Sunday 19th November 2017
With only one day to explore the visually striking blue city, our time in Jodhpur targeted a visit to the Mehrangarth and the local fruit and textile markets. The rickshaw ride through town that followed the stomach-curling 6 hour bus ride, situated us back into the shattering reality of the immense great divide in India’s population. Desperately looking into our rickshaw were women with their young, fragile babies begging for food and money- a sighting that never gets easier to be around or temporarily ignore. The hopeful desire to help is immediately met with restraint as our leaders day one cautionary instruction comes to mind (effectively any offerings promote a culture of begging and contribute to the continued abuse of children by black market circles). It is moments like these that rival your optimism and work to undermine your enjoyment of India, but if you can try to resist suffocating your emotions with this dismal reality, you will enjoy your time in India. For viewing India through this lens is essential for understanding India’s network of socialisation and its economy – but it doesn’t have to be a damaging tone to your trip.
With a hue of blue tones woven in the structures and aesthetics of dwellings and buildings, Jodhpur has easily mastered a refreshing, Mediterranean sensibility that distinctly sets it apart from its neighbouring cities. Why the ‘blue city’? To define a city by one singular colour seems problematic considering that the bustling streets of India can easily be associated with an abundance of other colours and complementary tones. From the markets to the Rajasthani women’s clothing, an array of colours enliven the dull, impoverished environment to create beauty in the midst of the ruined backdrop. Jodhpur is commonly known as the blue city for its association with the Brahmins, India’s priestly caste. The prevalence of blue colours that decorate the city is seen as a tool for distinguishing class and Brahmin properties, with the rich blue seen as an assembly of royalty and heritage across the city. The blue city is a photographers paradise, with contrasting points between the sandstone buildings, the dusty desert landscape and the blue dwellings providing a sense of ‘coolness’ (temperate) and refreshment in the midst of the Thar desert.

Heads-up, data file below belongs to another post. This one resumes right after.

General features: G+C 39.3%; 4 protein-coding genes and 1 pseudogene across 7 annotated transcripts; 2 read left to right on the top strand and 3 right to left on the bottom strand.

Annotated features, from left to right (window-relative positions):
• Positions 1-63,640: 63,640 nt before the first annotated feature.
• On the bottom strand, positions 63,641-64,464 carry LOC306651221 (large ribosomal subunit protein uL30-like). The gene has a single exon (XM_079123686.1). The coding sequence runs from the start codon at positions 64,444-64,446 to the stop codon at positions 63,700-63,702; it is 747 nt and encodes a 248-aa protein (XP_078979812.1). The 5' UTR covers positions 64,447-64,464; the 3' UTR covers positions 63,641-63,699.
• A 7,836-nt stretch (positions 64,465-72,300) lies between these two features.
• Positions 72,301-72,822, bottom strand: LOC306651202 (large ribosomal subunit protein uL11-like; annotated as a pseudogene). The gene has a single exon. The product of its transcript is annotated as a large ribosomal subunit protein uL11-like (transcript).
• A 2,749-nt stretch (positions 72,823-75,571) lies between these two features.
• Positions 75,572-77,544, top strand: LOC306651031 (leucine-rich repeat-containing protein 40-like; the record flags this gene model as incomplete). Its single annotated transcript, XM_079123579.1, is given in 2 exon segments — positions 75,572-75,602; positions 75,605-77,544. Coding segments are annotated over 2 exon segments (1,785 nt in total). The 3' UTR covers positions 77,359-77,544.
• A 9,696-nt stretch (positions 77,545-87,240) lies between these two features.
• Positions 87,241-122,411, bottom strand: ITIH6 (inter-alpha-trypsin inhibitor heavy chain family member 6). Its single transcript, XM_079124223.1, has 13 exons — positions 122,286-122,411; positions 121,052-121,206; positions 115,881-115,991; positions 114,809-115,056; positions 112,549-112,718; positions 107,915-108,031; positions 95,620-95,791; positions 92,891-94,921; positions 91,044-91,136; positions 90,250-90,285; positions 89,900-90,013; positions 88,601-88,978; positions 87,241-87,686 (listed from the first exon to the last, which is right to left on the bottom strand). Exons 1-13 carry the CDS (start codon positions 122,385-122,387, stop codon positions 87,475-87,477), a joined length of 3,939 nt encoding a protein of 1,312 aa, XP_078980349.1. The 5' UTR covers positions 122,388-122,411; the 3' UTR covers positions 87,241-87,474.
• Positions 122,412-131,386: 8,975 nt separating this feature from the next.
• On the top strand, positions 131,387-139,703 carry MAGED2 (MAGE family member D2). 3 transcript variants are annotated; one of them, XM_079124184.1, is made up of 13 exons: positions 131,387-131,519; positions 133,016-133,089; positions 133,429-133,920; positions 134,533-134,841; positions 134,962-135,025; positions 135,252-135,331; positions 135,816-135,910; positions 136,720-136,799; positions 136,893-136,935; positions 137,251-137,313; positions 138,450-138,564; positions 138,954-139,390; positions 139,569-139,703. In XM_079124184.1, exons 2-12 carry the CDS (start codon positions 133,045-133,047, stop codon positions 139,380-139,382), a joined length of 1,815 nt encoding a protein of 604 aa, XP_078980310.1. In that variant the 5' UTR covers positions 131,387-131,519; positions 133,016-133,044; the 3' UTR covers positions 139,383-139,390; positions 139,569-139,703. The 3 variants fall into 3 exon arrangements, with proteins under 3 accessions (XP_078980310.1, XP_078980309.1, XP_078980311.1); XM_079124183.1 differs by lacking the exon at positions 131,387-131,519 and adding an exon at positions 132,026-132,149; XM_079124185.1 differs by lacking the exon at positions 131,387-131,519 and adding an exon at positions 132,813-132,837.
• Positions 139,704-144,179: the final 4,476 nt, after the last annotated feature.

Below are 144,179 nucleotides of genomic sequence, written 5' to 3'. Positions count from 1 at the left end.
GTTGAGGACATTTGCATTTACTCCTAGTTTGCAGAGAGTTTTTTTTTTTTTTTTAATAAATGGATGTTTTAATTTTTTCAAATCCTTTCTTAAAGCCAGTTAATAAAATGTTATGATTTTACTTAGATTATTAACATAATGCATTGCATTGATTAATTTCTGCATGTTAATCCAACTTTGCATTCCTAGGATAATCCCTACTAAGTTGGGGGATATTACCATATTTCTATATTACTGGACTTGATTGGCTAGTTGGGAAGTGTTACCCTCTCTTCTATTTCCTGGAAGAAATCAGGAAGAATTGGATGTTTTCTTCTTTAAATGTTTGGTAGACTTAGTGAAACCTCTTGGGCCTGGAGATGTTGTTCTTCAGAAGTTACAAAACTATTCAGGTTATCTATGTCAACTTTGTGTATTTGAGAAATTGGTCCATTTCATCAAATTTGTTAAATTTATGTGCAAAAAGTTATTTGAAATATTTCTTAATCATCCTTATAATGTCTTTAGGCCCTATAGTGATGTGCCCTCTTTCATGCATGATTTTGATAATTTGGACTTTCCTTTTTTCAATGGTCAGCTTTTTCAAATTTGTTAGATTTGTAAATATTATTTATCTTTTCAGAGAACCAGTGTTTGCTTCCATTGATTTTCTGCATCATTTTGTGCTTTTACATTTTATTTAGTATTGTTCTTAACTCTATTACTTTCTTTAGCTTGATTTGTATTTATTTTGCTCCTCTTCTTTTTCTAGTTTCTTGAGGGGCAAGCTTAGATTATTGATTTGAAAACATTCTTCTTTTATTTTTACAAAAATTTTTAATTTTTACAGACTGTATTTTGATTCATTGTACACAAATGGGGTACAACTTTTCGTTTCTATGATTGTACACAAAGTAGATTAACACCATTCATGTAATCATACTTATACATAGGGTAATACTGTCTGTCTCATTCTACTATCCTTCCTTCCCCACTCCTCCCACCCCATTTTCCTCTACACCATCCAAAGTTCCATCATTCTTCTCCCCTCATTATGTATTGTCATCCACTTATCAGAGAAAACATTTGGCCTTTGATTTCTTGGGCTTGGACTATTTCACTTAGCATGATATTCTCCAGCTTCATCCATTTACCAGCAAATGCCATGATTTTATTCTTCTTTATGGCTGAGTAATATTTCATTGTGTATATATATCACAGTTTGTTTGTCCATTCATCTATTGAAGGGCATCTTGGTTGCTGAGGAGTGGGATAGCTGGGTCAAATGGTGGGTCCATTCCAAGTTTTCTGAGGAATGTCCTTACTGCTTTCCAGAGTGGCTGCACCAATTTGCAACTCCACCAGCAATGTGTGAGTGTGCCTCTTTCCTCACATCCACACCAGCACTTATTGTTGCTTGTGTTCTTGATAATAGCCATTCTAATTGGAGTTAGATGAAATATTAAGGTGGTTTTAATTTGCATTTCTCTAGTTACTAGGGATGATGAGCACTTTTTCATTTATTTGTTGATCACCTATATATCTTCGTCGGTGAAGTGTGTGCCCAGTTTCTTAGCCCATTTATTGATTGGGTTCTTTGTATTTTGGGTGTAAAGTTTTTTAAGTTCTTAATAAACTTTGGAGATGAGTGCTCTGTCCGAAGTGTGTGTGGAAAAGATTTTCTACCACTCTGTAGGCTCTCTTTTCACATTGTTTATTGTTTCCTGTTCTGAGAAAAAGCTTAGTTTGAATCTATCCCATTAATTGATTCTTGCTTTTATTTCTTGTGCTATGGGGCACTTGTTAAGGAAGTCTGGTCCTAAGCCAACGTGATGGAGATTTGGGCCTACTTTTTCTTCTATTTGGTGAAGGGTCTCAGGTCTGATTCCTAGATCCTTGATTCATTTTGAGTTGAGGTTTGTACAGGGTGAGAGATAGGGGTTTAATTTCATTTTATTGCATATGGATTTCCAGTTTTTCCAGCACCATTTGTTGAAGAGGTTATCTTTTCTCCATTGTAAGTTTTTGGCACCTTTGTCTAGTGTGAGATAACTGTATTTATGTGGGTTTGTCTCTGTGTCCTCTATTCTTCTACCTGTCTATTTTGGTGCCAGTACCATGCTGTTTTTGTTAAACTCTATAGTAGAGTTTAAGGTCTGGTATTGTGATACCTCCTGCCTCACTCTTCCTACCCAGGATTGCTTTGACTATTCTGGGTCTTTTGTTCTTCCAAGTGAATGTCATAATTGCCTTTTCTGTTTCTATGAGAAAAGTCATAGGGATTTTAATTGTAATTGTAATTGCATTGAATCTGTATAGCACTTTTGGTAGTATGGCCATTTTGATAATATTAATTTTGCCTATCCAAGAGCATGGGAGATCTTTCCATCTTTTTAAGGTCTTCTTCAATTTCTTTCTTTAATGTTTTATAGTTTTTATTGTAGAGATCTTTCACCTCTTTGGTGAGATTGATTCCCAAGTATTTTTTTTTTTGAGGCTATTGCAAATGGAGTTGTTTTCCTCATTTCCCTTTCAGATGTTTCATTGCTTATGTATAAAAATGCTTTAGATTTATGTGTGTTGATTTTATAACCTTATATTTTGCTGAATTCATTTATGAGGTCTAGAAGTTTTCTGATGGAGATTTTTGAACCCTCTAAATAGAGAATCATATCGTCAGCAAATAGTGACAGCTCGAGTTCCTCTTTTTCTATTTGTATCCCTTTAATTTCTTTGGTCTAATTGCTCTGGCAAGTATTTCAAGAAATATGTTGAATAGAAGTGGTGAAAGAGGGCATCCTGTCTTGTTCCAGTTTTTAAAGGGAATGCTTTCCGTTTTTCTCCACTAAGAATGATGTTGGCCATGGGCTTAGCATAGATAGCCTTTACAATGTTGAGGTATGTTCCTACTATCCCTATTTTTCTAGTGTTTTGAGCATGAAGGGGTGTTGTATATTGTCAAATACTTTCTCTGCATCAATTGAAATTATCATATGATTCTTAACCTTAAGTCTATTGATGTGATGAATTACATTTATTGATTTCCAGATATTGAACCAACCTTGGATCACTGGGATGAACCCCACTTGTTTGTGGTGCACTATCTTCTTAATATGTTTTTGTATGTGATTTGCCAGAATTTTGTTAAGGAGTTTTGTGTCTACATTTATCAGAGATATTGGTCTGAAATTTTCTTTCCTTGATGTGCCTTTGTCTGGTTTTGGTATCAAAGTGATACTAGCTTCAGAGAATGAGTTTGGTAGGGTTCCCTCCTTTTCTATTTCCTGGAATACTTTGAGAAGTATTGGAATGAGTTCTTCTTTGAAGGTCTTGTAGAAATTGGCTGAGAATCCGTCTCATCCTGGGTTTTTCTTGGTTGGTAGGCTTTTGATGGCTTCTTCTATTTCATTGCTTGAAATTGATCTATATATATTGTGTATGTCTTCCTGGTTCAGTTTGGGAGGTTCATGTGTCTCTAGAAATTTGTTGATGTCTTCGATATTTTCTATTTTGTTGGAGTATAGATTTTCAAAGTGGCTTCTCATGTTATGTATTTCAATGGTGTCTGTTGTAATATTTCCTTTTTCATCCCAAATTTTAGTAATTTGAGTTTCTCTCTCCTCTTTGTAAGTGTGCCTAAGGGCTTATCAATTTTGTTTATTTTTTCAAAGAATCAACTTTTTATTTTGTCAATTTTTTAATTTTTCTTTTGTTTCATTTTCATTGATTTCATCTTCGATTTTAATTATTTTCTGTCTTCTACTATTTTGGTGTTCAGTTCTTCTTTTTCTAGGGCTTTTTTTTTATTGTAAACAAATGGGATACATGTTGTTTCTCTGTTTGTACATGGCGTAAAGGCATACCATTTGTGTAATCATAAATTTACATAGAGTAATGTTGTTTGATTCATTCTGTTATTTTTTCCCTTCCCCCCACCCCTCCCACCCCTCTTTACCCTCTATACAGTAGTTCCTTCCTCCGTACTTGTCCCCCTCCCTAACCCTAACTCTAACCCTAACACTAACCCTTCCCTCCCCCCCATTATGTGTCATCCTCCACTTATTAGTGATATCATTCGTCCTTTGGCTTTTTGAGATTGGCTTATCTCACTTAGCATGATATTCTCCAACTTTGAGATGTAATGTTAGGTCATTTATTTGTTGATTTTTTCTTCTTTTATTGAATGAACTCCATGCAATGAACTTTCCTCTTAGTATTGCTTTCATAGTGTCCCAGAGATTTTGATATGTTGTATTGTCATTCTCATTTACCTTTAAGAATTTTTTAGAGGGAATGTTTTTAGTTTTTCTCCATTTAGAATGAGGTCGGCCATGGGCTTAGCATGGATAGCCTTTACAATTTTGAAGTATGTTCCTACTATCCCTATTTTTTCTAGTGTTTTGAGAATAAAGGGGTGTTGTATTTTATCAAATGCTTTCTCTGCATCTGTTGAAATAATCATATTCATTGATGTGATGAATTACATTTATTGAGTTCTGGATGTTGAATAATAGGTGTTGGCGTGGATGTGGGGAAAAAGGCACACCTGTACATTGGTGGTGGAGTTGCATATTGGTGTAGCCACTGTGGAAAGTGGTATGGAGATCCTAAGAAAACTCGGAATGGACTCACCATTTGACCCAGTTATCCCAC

With an itinerary that seems overpacked with visits to forts and temples, a small group of us decided to take to the sky to see the Fort and the city from a different perspective. With 6 spectacular zip lines over the architecture and lake of the fort, the zip tour provides you with a new breathtaking view, and exhilarating experience of one of India’s most majestic forts. I would highly recommend the zip line tour as it provides you with a greater appreciation of the intricacies of the forts structures, and the diverse landscape of the Indian terrain.
To finish our day in ‘epic’ terms yet again, our group joined in a blue-lit rooftop dinner with scenic views of the fort- an experience that yet again seems to be nothing short of magical.